Gap Years: Taking Time off Study to Learn

A desire to travel, escape boredom, and take a much-needed break from studies. Do they sound like good reasons to take a year off from university? How about wanting an education that extends beyond the confines of the classroom, and craving for a taste of independence?

– Tan Shiow Chin, Gap Year Allure, The Star (Malaysia) Sunday 4th June 2006

Those words head off an article in The Star’s recent Education pullout about five British girls – Rachel Baum, Victoria Young, Emily Wemily-Whitefield, Lisa-Ann Goodman, and Claris Davison – who are all here in Malaysia travelling and working on various projects (working at the Taiping Zoo and doing community outreach, amongst others) as part of their gap year.

Some may wonder, what exactly is this “gap year” we speak of? Here’s a guide:

So what exactly is a gap year?
A gap year is pretty much what the name implies – a break between periods of study. Basically, gappers (a common nickname for those who take gap years) take time off between periods of schooling to do something else for a while.

When are gap years often taken?
Gap years are most commonly taken between secondary education (O-Levels/SPM or A-Levels/STPM) and tertiary education (college and university), between undergraduate and graduate/postgraduate work, or between graduation and work – though there are some that take gap years during secondary or tertiary education itself.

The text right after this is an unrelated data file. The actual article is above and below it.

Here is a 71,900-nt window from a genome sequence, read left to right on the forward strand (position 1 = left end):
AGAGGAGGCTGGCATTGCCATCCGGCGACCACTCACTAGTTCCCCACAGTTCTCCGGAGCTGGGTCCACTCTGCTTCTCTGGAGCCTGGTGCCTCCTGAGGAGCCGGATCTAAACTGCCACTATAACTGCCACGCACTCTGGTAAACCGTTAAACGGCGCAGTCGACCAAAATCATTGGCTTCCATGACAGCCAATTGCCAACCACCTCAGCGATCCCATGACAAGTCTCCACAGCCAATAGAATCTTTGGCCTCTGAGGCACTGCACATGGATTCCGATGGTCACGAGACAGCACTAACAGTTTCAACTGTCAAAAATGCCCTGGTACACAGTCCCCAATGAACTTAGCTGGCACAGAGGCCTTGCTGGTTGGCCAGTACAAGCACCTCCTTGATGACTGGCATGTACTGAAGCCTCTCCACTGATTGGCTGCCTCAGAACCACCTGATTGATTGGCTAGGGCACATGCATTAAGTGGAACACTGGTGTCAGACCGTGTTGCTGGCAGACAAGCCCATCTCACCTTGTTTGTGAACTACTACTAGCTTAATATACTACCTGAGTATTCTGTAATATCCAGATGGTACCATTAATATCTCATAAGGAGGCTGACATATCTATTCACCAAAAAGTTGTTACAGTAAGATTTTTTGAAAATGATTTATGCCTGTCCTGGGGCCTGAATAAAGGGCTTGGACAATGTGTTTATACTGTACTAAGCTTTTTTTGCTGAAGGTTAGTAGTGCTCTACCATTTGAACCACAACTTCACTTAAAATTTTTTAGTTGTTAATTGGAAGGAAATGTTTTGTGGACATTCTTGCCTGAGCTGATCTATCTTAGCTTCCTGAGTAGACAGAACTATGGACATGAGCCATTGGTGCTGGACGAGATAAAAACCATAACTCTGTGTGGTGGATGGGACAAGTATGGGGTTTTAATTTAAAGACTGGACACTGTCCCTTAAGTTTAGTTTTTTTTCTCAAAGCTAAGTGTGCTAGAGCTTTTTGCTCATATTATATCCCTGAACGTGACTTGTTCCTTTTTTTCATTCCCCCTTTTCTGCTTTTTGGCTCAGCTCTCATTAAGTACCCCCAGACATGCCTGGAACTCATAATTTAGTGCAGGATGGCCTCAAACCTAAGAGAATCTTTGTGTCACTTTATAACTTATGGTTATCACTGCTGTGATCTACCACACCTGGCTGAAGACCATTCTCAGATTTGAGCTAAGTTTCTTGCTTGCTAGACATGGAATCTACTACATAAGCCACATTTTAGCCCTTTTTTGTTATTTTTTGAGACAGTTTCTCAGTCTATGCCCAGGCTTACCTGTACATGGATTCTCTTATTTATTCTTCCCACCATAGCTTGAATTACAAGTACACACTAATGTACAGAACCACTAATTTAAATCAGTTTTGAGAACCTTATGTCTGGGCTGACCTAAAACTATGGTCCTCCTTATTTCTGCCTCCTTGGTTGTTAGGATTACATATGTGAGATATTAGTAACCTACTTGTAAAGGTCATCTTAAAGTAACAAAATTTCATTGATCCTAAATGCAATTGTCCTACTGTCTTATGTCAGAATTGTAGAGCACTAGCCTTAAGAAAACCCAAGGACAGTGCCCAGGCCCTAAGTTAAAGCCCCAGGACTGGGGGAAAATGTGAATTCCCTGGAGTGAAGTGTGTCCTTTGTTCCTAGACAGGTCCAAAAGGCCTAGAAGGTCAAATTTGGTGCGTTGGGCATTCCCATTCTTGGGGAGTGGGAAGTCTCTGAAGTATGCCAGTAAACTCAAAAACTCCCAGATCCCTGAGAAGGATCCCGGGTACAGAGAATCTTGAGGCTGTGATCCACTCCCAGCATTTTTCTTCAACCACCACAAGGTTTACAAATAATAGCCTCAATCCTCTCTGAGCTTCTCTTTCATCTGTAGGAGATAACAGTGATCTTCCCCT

Where are gap years popular?
Gap years are very common in the United Kingdom (one very famous example being Prince William, who took time out after Eton to work with Raleigh International) and are gaining popularity in the United States, Europe, and Oceania, but they haven’t been quite as popular in Asia, including Malaysia.

And why is that?
There are a few prevalent beliefs amongst Asian cultures – including Malaysian ones – that discourage youths from taking gap years. Amongst them:

  • You must go straight to university from secondary school, and complete it entirely; if you take time off, you won’t be able to reenter
  • If you reenter university after taking time off, you’ll be older than the rest of your classmates, you’ll be old when you graduate, and you’ll be old amongst your colleagues
  • You must enter the workforce right after graduation, or else you will miss out on climbing career ladders and be dommed to low-level jobs for a long time, losing out on money and prosperity
  • Gap years only encourage you to loiter around and waste time; nothing is gained
  • Gap years are expensive and not worth the expense
  • Gap years are a “Western” thing

Let’s tackle these beliefs one by one.

Belief 1: “You must go straight to university from secondary school, and complete it entirely; if you take time off, you won’t be able to reenter”
There is no law that states required age for university entry. You will not miss out on admissions chances if you take time off after your exams. Indeed, for many students in Malaysia, they won’t be able to enrol immediately anyway since they would most likely be called up for National Service, which already takes a chunk of time away.